Basmati Rice Salad with Pomegranate and Celery

Serves 4


  • 1 cup / 225g basmati rice
  • 6 celery stalks, finely chopped (save the leaves and coarsely chop them)
  • 1 cup / 300g pomegranate arils (~2 large pomegranates)*
  • 2 tbsp / 60 ml extra-virgin olive oil
  • 3 tbsp sherry vinegar
  • 2 garlic cloves, mashed
  • 2/3 tsp allspice
  • 1/4 tsp cinnamon
  • 3 tbsp fresh dill, finely chopped
  • 3 tbsp fresh parsley, finely chopped
  • Salt

*If you can’t find pomegranate, you may substitute for Granny Smith apples

recipe video


  1. Place rice in a sieve and rinse thoroughly under cold water. Transfer to a bowl and fill up with enough water to come 1 cm above the rice. Soak for 1-2 hours.
  2. Bring 5-6 cups / ~1400 ml water to a boil in a large saucepan. Pass soaked rice through a sieve and rinse thoroughly under running cold water.
  3. Add rice to saucepan with boiling water, gently stirring to avoid sticking. Bring water back to a boil and continue cooking on medium-high heat for 10-12 min.
  4. Pass rice through a sieve and rinse thoroughly under cold running water for 5 min, until the rice looks “fluffy” and loose.
  5. Let the rice drain for 15-20 min. Meanwhile, prepare the vinaigrette by mix the olive oil, vinegar, garlic, spices and a bit of salt in a small bowl and set aside.
  6. Pour vinaigrette over drained rice and mix with a spoon until all the rice is evenly covered with the vinaigrette.
  7. Add the chopped celery and the herbs and mix again.
  8. Lastly, mix in the pomegranate arils and top it with coarsely chopped celery leaves.
  9. Serve immediately.

What are the benefits of this dish?

🔬 One of the best ways to establish and support a healthy gut microbiome is to ensure a constant supply of the right “food” to feed our beneficial bacteria (btw, these foods are called PREbiotics).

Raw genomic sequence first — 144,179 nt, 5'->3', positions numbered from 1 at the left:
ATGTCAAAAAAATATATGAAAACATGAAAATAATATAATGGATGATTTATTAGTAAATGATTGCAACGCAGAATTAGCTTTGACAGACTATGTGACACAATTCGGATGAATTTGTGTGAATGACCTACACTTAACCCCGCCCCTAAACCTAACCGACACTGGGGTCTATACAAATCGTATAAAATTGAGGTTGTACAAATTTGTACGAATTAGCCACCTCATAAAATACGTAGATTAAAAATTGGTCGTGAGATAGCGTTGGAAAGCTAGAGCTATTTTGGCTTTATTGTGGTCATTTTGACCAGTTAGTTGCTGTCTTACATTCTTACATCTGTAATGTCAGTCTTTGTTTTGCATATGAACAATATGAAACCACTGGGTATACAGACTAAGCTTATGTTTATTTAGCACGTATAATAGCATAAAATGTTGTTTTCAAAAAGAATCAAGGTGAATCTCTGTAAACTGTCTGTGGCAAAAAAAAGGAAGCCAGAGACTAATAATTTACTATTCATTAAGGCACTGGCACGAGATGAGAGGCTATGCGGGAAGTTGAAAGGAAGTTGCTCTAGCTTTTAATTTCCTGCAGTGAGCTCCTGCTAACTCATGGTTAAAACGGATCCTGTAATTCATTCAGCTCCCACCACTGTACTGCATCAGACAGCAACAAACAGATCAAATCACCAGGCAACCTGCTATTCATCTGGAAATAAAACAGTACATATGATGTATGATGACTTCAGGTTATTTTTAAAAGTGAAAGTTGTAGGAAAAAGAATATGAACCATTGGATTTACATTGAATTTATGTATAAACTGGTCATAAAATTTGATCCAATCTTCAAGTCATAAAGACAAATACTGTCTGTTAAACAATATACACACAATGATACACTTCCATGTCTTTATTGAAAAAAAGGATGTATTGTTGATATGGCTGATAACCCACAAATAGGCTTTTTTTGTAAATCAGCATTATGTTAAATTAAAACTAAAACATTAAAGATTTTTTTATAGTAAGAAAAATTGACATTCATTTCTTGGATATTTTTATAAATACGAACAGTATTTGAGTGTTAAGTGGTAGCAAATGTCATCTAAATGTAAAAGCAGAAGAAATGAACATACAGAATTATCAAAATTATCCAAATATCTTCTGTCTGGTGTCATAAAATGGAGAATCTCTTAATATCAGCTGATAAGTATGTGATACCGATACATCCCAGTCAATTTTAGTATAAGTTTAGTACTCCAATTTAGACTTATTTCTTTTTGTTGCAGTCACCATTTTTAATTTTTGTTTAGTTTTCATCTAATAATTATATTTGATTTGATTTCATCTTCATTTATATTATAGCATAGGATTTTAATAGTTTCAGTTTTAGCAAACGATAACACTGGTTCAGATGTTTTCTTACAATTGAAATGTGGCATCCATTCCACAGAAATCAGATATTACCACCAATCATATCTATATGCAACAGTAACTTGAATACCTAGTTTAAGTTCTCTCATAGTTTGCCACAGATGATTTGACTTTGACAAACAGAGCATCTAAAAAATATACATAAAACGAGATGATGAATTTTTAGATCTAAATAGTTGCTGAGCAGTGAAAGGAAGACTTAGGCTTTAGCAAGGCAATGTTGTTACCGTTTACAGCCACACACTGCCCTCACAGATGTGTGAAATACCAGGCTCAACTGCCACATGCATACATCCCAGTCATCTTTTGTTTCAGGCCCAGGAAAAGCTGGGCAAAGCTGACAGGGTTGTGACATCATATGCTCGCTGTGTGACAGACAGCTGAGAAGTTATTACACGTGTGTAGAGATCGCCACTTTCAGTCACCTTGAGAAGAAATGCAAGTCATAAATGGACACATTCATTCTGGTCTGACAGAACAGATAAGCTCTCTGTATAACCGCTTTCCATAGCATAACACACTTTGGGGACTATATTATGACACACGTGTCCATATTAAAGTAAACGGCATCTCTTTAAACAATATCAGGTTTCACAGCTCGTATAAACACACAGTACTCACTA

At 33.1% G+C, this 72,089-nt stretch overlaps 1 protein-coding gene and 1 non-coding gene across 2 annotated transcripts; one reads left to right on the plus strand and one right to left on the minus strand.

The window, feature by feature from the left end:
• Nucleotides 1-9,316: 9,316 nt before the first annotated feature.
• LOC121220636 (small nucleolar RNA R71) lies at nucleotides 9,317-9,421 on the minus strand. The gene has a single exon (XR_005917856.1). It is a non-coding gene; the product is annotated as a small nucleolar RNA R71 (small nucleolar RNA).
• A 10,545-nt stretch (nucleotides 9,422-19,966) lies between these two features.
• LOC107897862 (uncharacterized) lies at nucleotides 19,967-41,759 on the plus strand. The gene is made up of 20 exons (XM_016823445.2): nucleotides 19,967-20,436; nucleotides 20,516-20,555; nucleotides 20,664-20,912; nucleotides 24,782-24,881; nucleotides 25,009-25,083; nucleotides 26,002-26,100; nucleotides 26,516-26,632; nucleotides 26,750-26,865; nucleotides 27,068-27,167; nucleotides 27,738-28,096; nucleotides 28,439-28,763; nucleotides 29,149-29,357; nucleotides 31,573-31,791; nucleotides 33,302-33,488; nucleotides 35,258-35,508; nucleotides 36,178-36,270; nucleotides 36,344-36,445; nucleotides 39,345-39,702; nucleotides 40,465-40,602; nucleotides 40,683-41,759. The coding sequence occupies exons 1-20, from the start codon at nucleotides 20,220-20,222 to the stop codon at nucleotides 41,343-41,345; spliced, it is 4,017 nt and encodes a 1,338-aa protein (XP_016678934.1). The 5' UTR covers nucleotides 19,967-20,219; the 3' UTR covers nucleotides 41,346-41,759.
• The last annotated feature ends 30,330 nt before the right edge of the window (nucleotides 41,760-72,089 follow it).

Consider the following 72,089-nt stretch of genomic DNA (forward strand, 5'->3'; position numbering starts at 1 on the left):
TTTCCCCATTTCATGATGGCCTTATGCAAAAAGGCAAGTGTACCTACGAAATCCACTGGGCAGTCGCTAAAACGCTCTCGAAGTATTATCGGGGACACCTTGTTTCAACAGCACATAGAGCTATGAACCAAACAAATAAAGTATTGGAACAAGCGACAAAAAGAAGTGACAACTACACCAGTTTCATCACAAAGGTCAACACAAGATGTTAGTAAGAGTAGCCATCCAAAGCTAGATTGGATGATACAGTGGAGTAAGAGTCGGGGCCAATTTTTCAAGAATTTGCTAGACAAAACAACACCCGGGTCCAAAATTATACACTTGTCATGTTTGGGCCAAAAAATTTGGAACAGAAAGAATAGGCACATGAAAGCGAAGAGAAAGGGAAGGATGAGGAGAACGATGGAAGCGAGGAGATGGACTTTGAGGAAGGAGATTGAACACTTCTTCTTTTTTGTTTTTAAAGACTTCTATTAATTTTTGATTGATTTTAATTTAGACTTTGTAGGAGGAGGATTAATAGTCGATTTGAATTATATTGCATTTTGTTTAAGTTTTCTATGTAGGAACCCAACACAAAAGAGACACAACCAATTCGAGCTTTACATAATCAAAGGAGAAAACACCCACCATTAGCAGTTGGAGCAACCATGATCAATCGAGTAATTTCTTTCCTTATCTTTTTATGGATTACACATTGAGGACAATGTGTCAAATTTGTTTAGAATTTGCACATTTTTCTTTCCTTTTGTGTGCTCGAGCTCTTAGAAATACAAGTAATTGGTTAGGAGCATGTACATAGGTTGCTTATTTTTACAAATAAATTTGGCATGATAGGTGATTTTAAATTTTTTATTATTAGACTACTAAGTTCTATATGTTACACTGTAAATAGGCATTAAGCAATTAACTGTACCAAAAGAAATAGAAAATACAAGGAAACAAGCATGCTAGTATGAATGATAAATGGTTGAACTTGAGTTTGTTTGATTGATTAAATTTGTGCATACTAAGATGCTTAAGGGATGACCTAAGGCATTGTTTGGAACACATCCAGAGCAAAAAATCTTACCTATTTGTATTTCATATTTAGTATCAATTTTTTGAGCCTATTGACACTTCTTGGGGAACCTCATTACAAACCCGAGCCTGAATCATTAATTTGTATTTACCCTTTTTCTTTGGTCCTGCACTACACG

Who knew that cooked and cooled rice is an excellent prebiotic food? 🤷‍♀️

🍚 When rice is cooked and then cooled, the starch in rice changes its structure to an indigestible form of starch (resistant starch) that is only accessible to our good gut bacteria. ✅ 

♨️ If rice is heated up again to above 130℉ (~58℃) the starch changes back it’s form to one that is digestible to us rather than feeding our gut bacteria. ❌[1]

👩‍🔬 Other examples of resistant starch include cooked and cooled potatoes 🥔, and cooked and cooled properly prepared (i.e. soaked or sprouted) legumes.

Resistant starch selectively stimulates the growth and proliferation of the good bacteria in our gut, helping to maintain the microbiome composition balanced. ⚖️[2]

These well-nourished good bacteria species produce in exchange short-chain fatty acids (SCFA) such as butyrate, propionate, and acetate. Among these, butyrate is of particular importance since it is the preferred energy source of the cells lining the large intestine, helps improve intestinal permeability (aka as leaky gut), and has anti-inflammatory effects. [3]

Resistant starch also helps control blood glucose levels [4, 5]

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